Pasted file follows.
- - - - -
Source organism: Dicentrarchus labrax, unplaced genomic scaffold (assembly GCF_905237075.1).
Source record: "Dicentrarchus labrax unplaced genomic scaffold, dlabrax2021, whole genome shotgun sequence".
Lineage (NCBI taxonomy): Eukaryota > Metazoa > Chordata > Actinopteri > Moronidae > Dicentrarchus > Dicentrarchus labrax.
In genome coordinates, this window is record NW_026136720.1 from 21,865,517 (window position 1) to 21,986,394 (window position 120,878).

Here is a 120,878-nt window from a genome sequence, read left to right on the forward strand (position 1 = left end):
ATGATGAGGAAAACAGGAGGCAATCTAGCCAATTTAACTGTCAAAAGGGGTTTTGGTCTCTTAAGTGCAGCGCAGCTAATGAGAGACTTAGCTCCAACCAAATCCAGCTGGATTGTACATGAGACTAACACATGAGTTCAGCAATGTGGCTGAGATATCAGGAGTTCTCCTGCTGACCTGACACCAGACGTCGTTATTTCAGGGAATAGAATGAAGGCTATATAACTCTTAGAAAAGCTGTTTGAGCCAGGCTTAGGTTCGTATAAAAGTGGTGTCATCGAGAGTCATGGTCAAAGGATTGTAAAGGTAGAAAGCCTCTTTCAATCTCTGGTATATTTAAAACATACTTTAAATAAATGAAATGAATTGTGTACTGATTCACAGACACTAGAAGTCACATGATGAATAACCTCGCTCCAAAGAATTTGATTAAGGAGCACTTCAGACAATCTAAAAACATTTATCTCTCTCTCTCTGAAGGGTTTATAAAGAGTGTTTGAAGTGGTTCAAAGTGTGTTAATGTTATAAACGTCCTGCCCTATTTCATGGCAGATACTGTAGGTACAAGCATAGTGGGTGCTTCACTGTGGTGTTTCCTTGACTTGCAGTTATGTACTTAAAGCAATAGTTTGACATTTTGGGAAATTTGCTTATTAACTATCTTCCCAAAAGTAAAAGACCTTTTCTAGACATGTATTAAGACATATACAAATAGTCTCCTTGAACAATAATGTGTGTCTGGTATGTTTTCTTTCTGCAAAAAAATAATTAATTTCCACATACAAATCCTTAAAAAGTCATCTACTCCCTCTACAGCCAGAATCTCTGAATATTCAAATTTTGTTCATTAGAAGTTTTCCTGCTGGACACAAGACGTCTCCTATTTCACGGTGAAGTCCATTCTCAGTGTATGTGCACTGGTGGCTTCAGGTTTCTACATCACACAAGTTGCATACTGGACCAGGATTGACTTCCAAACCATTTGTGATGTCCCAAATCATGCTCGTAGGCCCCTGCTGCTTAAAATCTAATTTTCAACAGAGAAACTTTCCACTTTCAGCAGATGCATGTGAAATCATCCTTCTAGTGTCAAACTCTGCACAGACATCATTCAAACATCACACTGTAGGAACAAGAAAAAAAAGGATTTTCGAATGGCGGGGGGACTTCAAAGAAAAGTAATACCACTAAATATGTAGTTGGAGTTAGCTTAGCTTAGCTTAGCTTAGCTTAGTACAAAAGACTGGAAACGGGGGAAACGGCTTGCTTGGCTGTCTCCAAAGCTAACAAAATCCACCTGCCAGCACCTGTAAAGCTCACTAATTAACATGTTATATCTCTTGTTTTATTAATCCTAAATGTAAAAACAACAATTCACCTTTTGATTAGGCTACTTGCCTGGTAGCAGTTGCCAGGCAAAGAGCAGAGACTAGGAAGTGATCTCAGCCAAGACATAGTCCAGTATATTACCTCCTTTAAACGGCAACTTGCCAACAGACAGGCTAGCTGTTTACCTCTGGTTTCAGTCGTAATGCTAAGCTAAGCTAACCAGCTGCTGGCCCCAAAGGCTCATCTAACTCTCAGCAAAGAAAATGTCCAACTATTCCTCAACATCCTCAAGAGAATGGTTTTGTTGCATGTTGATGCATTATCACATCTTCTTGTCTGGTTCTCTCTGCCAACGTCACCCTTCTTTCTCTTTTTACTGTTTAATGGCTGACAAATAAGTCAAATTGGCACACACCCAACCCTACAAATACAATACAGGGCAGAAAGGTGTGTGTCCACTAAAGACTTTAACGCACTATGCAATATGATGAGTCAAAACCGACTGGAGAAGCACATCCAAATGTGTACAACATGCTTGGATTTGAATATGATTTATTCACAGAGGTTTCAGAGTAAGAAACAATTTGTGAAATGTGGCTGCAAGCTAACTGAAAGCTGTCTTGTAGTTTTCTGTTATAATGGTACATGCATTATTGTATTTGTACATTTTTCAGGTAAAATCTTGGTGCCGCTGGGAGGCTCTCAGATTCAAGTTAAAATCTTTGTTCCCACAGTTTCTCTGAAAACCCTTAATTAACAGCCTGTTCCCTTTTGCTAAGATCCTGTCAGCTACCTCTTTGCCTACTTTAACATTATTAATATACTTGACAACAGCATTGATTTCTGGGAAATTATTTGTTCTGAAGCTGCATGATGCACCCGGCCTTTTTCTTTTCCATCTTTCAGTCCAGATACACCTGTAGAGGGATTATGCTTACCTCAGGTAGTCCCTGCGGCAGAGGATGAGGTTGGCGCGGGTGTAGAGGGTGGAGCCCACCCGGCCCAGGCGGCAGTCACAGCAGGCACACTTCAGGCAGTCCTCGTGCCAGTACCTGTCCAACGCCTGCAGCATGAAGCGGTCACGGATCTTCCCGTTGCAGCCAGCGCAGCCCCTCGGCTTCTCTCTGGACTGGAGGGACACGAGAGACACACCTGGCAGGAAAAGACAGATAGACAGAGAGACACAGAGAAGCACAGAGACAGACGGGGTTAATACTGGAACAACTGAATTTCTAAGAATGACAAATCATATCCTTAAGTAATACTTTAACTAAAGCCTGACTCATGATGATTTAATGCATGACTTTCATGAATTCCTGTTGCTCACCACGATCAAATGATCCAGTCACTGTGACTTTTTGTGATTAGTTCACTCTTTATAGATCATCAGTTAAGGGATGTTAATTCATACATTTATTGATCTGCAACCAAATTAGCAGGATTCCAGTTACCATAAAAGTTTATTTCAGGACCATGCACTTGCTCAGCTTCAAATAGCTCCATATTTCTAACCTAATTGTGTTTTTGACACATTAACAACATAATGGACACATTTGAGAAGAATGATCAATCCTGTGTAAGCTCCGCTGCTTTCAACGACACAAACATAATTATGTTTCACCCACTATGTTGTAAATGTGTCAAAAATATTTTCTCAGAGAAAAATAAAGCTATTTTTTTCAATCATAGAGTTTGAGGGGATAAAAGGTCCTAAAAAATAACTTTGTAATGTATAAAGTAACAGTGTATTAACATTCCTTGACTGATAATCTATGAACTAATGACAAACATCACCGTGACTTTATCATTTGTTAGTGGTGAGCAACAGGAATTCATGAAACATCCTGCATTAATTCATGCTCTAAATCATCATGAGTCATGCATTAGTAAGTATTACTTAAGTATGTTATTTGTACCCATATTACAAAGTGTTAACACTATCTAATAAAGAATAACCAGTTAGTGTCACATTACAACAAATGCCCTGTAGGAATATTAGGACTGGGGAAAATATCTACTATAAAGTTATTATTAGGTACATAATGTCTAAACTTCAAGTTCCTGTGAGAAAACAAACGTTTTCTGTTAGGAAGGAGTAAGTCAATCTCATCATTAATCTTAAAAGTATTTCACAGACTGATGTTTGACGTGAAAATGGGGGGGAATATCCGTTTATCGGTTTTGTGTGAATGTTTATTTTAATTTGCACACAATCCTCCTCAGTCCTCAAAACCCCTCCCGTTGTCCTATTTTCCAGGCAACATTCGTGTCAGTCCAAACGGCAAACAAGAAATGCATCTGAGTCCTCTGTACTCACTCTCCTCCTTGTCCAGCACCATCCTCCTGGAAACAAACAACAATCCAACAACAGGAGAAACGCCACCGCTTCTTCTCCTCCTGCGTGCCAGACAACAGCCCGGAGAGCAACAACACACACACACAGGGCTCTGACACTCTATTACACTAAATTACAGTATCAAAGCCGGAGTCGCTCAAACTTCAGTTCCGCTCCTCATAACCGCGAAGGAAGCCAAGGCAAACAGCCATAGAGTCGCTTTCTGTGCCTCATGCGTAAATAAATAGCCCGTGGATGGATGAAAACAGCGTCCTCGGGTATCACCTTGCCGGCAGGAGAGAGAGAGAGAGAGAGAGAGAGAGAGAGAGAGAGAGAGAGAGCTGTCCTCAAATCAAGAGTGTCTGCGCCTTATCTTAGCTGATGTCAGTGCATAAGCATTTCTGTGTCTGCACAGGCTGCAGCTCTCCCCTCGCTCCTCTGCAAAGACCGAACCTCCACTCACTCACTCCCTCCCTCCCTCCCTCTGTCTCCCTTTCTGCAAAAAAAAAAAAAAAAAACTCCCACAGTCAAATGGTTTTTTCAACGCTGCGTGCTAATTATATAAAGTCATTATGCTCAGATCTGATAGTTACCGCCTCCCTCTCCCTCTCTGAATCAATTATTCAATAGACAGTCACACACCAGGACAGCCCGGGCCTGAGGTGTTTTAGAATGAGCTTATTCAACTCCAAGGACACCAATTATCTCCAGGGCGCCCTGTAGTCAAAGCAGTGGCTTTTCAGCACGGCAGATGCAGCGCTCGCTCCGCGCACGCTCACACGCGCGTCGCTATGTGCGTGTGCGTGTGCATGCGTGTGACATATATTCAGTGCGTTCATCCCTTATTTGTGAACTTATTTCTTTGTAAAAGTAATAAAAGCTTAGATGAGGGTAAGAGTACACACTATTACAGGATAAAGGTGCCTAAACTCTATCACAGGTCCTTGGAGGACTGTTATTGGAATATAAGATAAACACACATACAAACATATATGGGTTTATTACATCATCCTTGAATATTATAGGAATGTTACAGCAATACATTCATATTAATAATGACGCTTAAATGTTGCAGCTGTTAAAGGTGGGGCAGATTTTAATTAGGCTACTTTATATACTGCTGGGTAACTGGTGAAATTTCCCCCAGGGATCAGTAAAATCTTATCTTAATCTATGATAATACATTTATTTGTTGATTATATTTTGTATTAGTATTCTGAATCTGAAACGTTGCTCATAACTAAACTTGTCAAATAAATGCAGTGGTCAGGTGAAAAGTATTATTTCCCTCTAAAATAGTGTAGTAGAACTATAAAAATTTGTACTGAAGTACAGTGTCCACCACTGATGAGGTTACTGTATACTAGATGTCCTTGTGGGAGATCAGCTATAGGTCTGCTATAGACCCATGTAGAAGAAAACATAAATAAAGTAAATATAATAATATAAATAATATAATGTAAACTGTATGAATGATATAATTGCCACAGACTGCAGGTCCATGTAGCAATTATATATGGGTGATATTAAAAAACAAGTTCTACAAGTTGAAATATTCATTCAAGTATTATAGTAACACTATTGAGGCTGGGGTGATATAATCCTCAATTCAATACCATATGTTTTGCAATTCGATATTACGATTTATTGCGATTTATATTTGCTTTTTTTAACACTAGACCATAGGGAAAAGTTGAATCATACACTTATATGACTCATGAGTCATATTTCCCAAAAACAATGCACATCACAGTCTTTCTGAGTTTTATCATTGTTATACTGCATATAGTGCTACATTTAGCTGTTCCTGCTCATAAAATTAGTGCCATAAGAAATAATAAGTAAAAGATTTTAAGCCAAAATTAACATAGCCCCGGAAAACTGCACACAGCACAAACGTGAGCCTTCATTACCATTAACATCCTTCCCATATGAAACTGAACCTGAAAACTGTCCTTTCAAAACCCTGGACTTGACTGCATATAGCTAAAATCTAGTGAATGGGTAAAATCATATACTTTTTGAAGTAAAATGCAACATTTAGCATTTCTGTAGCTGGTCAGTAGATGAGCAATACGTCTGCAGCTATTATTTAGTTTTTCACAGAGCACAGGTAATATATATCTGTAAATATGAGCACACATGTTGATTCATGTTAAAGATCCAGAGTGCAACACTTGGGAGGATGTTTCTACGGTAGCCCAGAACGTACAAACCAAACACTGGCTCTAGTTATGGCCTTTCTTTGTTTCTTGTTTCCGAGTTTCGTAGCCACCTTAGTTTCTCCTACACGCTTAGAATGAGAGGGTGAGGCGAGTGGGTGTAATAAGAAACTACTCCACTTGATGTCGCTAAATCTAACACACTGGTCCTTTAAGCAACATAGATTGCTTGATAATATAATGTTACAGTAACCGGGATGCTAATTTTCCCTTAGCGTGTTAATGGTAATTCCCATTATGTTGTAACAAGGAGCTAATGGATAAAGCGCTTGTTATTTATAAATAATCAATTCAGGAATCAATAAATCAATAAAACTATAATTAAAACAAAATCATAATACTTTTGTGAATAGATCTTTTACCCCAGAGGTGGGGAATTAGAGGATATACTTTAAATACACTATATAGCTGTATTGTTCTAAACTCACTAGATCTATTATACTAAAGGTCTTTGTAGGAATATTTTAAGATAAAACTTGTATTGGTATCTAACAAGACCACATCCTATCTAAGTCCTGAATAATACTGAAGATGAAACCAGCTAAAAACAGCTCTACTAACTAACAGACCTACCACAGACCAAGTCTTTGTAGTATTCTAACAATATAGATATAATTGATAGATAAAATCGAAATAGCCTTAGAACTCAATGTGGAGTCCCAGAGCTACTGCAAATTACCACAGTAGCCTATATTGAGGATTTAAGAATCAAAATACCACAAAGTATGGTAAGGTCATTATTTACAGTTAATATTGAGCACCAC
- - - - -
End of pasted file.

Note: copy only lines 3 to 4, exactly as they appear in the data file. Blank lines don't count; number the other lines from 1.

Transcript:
Lineage (NCBI taxonomy): Eukaryota > Metazoa > Chordata > Actinopteri > Moronidae > Dicentrarchus > Dicentrarchus labrax.
In genome coordinates, this window is record NW_026136720.1 from 21,865,517 (window position 1) to 21,986,394 (window position 120,878).